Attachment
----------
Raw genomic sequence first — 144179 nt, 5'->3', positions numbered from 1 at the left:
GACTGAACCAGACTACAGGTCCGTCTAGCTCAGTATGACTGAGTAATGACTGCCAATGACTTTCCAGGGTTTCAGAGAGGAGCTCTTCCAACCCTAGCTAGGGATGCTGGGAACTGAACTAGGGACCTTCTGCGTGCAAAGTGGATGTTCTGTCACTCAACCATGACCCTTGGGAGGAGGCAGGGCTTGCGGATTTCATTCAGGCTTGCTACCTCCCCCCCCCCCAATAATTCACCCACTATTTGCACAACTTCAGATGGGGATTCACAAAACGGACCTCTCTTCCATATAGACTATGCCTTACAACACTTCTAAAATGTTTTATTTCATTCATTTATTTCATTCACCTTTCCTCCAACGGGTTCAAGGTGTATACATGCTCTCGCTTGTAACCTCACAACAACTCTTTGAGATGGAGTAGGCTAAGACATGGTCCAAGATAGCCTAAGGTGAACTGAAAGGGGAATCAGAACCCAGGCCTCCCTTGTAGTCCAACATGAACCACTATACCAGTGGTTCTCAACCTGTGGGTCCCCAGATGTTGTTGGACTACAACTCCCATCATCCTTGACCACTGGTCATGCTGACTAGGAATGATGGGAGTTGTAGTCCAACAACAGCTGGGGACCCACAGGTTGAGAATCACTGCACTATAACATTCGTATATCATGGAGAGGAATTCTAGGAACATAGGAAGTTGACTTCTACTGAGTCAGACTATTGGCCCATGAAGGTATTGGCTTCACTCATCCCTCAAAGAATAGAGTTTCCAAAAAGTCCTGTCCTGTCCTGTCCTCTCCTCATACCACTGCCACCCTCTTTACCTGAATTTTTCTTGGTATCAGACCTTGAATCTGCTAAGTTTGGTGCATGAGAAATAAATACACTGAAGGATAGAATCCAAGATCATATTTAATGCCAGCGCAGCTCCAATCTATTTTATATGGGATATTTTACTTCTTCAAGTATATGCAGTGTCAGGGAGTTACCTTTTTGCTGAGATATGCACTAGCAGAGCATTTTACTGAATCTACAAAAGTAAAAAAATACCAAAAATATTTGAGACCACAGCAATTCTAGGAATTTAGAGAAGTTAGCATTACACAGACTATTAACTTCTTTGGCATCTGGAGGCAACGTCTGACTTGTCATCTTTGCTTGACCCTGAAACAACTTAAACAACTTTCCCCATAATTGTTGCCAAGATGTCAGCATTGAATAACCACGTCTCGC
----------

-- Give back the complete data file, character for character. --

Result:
Raw genomic sequence first — 144179 nt, 5'->3', positions numbered from 1 at the left:
GACTGAACCAGACTACAGGTCCGTCTAGCTCAGTATGACTGAGTAATGACTGCCAATGACTTTCCAGGGTTTCAGAGAGGAGCTCTTCCAACCCTAGCTAGGGATGCTGGGAACTGAACTAGGGACCTTCTGCGTGCAAAGTGGATGTTCTGTCACTCAACCATGACCCTTGGGAGGAGGCAGGGCTTGCGGATTTCATTCAGGCTTGCTACCTCCCCCCCCCCCAATAATTCACCCACTATTTGCACAACTTCAGATGGGGATTCACAAAACGGACCTCTCTTCCATATAGACTATGCCTTACAACACTTCTAAAATGTTTTATTTCATTCATTTATTTCATTCACCTTTCCTCCAACGGGTTCAAGGTGTATACATGCTCTCGCTTGTAACCTCACAACAACTCTTTGAGATGGAGTAGGCTAAGACATGGTCCAAGATAGCCTAAGGTGAACTGAAAGGGGAATCAGAACCCAGGCCTCCCTTGTAGTCCAACATGAACCACTATACCAGTGGTTCTCAACCTGTGGGTCCCCAGATGTTGTTGGACTACAACTCCCATCATCCTTGACCACTGGTCATGCTGACTAGGAATGATGGGAGTTGTAGTCCAACAACAGCTGGGGACCCACAGGTTGAGAATCACTGCACTATAACATTCGTATATCATGGAGAGGAATTCTAGGAACATAGGAAGTTGACTTCTACTGAGTCAGACTATTGGCCCATGAAGGTATTGGCTTCACTCATCCCTCAAAGAATAGAGTTTCCAAAAAGTCCTGTCCTGTCCTGTCCTCTCCTCATACCACTGCCACCCTCTTTACCTGAATTTTTCTTGGTATCAGACCTTGAATCTGCTAAGTTTGGTGCATGAGAAATAAATACACTGAAGGATAGAATCCAAGATCATATTTAATGCCAGCGCAGCTCCAATCTATTTTATATGGGATATTTTACTTCTTCAAGTATATGCAGTGTCAGGGAGTTACCTTTTTGCTGAGATATGCACTAGCAGAGCATTTTACTGAATCTACAAAAGTAAAAAAATACCAAAAATATTTGAGACCACAGCAATTCTAGGAATTTAGAGAAGTTAGCATTACACAGACTATTAACTTCTTTGGCATCTGGAGGCAACGTCTGACTTGTCATCTTTGCTTGACCCTGAAACAACTTAAACAACTTTCCCCATAATTGTTGCCAAGATGTCAGCATTGAATAACCACGTCTCGC